FreeBSD is an operating system used to power modern servers, desktops, and embedded platforms, and a large community has continually developed it for more than thirty years. Its advanced networking, security, and storage features have made FreeBSD the platform of choice for many of the busiest web sites and most pervasive embedded networking and storage devices.
The FreeBSD project has supported 64-bit Arm platforms for some time, ensuring that all core software for the operating system is natively compiled to ensure a “just works” experience for its customers who choose to build and run solutions on FreeBSD. Recently FreeBSD became available, via the Oracle Cloud Infrastructure (OCI) Marketplace, for use on OCI Ampere A1 shapes . In this post, we will show how you can use Terraform to quickly automate the deployment and configuration of FreeBSD on Ampere® Altra® multi core processors on Oracle Cloud Infrastructure In this tutorial, we will use the DevOps tool Terraform, to launch a FreeBSD virtual machine on an OCI Ampere A1 compute platform while passing in some metadata to configure it.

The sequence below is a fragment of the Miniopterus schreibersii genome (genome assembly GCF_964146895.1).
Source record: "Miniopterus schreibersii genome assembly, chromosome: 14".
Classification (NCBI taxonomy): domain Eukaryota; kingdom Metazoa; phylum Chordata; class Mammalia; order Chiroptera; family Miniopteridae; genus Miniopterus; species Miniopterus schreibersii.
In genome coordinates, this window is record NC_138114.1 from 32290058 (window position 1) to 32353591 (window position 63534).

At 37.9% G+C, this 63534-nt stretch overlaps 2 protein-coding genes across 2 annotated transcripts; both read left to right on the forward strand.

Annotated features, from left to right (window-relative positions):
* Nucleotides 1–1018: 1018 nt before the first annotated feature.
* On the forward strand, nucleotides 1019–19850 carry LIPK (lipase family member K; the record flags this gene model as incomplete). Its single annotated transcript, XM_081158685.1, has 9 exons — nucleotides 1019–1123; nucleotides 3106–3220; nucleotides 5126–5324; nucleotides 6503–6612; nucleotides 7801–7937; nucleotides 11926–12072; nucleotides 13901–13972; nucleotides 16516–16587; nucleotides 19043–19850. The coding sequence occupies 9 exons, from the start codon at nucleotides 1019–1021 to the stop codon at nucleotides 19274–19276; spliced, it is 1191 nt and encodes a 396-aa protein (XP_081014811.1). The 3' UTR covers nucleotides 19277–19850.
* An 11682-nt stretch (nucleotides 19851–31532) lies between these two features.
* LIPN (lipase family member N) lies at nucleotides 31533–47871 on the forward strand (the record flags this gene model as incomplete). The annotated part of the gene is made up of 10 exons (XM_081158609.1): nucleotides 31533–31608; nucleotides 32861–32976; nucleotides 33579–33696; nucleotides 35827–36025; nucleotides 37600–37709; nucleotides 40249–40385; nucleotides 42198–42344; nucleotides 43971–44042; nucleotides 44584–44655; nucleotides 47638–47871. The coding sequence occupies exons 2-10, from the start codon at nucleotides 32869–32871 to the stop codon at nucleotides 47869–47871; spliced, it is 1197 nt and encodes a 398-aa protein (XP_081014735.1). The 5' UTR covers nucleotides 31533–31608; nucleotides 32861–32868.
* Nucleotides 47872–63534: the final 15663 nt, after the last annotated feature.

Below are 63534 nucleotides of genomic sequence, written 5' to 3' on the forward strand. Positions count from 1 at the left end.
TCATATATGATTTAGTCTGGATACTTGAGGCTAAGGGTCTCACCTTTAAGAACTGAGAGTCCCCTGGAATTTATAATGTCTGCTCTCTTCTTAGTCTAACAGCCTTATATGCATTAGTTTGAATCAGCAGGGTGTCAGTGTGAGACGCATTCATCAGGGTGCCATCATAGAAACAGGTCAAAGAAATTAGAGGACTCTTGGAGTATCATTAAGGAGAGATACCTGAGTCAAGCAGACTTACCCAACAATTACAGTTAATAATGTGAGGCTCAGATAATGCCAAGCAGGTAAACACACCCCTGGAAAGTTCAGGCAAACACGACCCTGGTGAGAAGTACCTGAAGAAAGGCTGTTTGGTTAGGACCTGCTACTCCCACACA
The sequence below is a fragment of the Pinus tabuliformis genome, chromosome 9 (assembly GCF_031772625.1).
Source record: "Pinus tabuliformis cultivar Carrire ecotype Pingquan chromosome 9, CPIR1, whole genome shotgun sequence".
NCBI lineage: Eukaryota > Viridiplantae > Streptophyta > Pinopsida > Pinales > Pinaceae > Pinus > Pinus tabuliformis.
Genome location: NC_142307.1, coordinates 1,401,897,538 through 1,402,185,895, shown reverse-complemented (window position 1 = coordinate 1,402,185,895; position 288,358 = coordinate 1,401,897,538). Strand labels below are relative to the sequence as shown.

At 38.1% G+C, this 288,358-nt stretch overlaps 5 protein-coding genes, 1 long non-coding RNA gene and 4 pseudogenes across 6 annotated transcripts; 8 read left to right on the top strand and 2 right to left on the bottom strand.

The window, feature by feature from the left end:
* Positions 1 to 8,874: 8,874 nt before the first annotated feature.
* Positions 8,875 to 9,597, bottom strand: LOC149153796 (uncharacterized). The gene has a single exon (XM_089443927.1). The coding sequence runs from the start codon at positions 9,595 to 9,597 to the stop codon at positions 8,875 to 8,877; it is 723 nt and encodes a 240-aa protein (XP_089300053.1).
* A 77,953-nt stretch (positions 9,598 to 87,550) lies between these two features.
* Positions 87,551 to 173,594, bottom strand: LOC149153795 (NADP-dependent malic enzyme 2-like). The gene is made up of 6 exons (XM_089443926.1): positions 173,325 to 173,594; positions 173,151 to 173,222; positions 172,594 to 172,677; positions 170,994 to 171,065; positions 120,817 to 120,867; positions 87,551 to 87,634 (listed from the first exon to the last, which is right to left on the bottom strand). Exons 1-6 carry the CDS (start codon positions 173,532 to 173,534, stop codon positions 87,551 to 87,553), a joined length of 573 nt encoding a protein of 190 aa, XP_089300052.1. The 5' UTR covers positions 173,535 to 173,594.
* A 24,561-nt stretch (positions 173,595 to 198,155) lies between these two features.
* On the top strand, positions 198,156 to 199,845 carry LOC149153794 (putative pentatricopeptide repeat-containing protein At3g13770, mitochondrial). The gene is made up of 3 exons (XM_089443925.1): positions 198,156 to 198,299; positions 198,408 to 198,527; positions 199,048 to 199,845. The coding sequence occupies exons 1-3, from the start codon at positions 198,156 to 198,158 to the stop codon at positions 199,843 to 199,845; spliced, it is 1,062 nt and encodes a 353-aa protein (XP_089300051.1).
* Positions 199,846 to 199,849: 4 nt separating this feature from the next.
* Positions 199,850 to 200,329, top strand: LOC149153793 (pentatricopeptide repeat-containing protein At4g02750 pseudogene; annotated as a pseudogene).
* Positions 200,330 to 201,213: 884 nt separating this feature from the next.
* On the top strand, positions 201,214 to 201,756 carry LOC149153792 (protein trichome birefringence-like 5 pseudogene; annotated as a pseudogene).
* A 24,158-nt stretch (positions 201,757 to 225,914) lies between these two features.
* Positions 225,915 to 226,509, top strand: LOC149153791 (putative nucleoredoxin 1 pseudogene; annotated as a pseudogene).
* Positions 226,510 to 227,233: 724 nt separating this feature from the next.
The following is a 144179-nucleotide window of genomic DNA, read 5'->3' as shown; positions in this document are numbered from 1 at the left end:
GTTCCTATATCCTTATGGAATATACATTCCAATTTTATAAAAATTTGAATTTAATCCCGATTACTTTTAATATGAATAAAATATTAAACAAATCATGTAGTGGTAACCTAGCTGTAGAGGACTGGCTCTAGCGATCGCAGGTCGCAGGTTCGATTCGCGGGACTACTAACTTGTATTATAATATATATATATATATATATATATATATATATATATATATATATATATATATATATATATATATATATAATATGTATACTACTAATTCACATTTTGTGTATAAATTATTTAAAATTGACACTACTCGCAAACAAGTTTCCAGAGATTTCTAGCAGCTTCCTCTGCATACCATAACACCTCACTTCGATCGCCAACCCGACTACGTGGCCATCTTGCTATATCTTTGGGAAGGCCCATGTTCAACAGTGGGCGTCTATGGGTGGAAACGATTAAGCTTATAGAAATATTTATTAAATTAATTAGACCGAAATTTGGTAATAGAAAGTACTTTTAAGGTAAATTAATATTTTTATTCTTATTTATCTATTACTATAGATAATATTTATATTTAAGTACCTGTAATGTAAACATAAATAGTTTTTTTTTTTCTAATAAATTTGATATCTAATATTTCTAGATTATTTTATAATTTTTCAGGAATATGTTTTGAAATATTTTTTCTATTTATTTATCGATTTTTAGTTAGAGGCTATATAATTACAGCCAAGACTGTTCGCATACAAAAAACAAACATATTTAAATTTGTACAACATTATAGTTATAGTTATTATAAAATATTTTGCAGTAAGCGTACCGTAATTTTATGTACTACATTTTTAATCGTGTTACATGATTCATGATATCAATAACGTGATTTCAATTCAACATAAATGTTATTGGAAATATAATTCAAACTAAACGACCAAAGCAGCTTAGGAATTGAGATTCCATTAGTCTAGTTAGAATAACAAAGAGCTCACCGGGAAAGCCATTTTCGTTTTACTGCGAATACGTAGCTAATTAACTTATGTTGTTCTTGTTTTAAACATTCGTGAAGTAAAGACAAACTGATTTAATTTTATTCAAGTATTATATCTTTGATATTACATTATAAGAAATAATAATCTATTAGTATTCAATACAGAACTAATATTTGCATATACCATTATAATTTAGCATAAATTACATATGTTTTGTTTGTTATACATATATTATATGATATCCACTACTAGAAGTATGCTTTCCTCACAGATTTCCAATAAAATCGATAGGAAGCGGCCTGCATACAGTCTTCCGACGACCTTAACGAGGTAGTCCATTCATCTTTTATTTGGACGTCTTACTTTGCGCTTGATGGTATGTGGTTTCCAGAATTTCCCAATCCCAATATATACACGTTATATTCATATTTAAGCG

Before we get started:
- Install Terraform on your local system.
- Make sure you have an Oracle OCI “Always Free” Account and credentials for API use
Using the oci-ampere-a1 Terraform moduleThe oci-ampere-a1 Terraform module code supplies the minimal amount of information to quickly have working Ampere A1 shapes on OCI “Always Free”. It has been updated to include the ability to easily select FreeBSD as an option by passing in a parameter. OCI allows grouping shapes into compartments, but to keep things simple in this tutorial, we will create shapes with the tenancy ID as compartment ID, which will create VMs in the root compartment. The following tasks will be performed by the oci-ampere-a1 Terraform module.
- Operating system image id discovery in the user region.
- Dynamically create SSH keys to use when logging into the shape.
- Dynamically find the region, availability zone and image id.
- Create necessary core networking configurations for the tenancy
- Render metadata to pass into the Ampere A1 shape.
- Launch 1 to 4 Ampere A1 shapes with the right metadata and SSH keys.
- Output IP information so that we can connect to the shape.
Configuration with terraform.tfvarsFor the purpose of this tutorial, we will quickly configure Terraform using a terraform.tfvars in the project directory.
The following is an example of what terraform.tfvars should look like: